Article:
“Wait,” he says, pulling my face close to his “are you older than other moms?”
I equivocate: “older than some; younger than others.”
“Why aren’t you younger?”
Oh, the stories. I tell one. Or two.
He’s stalling, wanting bedtime to last just a few more minutes. “Maybe three more minutes,” he suggests.
“Maybe now,” I brush my nose against his.
“Did you sing all three songs?” He’s hopeful.
“Maybe you should do four.”
“Your bedtime was five minutes ago.”
He snuggles closer. “How old will you be when I am ten?”
We do the math.
“So when I’m 20…” He does the math.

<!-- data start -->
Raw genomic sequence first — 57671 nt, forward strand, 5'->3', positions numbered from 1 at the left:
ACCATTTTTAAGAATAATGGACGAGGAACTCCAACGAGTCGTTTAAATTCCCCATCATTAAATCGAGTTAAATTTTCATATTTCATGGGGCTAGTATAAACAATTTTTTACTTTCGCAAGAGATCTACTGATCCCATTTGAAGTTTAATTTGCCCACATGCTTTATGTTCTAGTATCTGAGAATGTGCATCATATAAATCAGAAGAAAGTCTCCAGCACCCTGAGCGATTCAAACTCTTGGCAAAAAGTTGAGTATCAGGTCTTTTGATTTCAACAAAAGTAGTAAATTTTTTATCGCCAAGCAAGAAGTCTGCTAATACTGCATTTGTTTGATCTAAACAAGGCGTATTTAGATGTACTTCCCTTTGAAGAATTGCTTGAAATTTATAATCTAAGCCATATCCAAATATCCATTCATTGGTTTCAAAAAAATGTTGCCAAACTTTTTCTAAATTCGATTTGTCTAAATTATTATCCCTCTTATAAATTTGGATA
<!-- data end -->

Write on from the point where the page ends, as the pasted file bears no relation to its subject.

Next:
“Will you have a baby when you are young so I can play with my grandchildren?” I tease.
He is serious, “I don’t know about that yet.”
We do the math. If he has a baby when he is 25, I will be the same age as his grandmother is now when his baby is eight, like him. It’s a lot of numbers.
He frets, “I just don’t know.”
Then he brightens, “If you want to be the best, just change the scale.”
“Just say, ‘what am I out of two?’ then if you are a one that’s still second from the top. So that’s good. Nearly the best.”
I’m still catching up, but now he’s drifting off.
“Or you could say ‘what am I out of 0?’ and then you would always be the best. Because there’s only one number.” He’s nearly asleep, murmuring over the numbers, measuring something his old mother can’t count.
“You’re the best out of all the numbers. The right boy for me.”
And my number boy has fallen asleep.